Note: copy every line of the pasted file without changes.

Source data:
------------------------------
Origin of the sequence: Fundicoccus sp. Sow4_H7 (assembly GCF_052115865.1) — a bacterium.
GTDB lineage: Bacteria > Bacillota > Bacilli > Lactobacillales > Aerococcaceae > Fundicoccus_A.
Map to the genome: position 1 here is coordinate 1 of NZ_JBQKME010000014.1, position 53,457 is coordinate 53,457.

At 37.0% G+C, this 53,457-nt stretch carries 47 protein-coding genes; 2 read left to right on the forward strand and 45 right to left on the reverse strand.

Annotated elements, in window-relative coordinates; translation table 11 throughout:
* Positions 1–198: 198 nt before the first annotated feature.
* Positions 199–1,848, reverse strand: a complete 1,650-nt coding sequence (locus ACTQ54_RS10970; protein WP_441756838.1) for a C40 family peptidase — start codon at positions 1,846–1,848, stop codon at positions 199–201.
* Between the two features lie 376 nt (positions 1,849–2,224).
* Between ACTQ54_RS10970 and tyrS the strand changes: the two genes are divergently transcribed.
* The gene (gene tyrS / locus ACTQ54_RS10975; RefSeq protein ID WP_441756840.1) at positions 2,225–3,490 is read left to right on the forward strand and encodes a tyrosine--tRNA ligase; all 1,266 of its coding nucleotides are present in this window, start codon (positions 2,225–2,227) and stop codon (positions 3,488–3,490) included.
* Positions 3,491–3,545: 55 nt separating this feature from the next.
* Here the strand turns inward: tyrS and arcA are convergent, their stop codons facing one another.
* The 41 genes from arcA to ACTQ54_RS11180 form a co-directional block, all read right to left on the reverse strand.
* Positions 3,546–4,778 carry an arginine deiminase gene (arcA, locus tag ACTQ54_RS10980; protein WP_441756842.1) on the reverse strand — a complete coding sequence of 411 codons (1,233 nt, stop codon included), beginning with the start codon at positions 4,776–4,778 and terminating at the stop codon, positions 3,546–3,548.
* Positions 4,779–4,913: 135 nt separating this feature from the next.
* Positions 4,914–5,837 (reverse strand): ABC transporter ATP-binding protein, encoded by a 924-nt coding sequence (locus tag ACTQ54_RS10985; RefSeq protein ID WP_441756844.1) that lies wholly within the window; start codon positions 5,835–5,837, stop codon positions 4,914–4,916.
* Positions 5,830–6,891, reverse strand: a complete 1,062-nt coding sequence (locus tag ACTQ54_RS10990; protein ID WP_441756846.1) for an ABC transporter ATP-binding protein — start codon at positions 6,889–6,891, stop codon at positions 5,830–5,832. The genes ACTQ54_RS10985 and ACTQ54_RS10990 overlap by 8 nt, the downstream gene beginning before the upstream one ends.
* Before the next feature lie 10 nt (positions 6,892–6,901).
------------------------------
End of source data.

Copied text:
Origin of the sequence: Fundicoccus sp. Sow4_H7 (assembly GCF_052115865.1) — a bacterium.
GTDB lineage: Bacteria > Bacillota > Bacilli > Lactobacillales > Aerococcaceae > Fundicoccus_A.
Map to the genome: position 1 here is coordinate 1 of NZ_JBQKME010000014.1, position 53,457 is coordinate 53,457.

At 37.0% G+C, this 53,457-nt stretch carries 47 protein-coding genes; 2 read left to right on the forward strand and 45 right to left on the reverse strand.

Annotated elements, in window-relative coordinates; translation table 11 throughout:
* Positions 1–198: 198 nt before the first annotated feature.
* Positions 199–1,848, reverse strand: a complete 1,650-nt coding sequence (locus ACTQ54_RS10970; protein WP_441756838.1) for a C40 family peptidase — start codon at positions 1,846–1,848, stop codon at positions 199–201.
* Between the two features lie 376 nt (positions 1,849–2,224).
* Between ACTQ54_RS10970 and tyrS the strand changes: the two genes are divergently transcribed.
* The gene (gene tyrS / locus ACTQ54_RS10975; RefSeq protein ID WP_441756840.1) at positions 2,225–3,490 is read left to right on the forward strand and encodes a tyrosine--tRNA ligase; all 1,266 of its coding nucleotides are present in this window, start codon (positions 2,225–2,227) and stop codon (positions 3,488–3,490) included.
* Positions 3,491–3,545: 55 nt separating this feature from the next.
* Here the strand turns inward: tyrS and arcA are convergent, their stop codons facing one another.
* The 41 genes from arcA to ACTQ54_RS11180 form a co-directional block, all read right to left on the reverse strand.
* Positions 3,546–4,778 carry an arginine deiminase gene (arcA, locus tag ACTQ54_RS10980; protein WP_441756842.1) on the reverse strand — a complete coding sequence of 411 codons (1,233 nt, stop codon included), beginning with the start codon at positions 4,776–4,778 and terminating at the stop codon, positions 3,546–3,548.
* Positions 4,779–4,913: 135 nt separating this feature from the next.
* Positions 4,914–5,837 (reverse strand): ABC transporter ATP-binding protein, encoded by a 924-nt coding sequence (locus tag ACTQ54_RS10985; RefSeq protein ID WP_441756844.1) that lies wholly within the window; start codon positions 5,835–5,837, stop codon positions 4,914–4,916.
* Positions 5,830–6,891, reverse strand: a complete 1,062-nt coding sequence (locus tag ACTQ54_RS10990; protein ID WP_441756846.1) for an ABC transporter ATP-binding protein — start codon at positions 6,889–6,891, stop codon at positions 5,830–5,832. The genes ACTQ54_RS10985 and ACTQ54_RS10990 overlap by 8 nt, the downstream gene beginning before the upstream one ends.
* Before the next feature lie 10 nt (positions 6,892–6,901).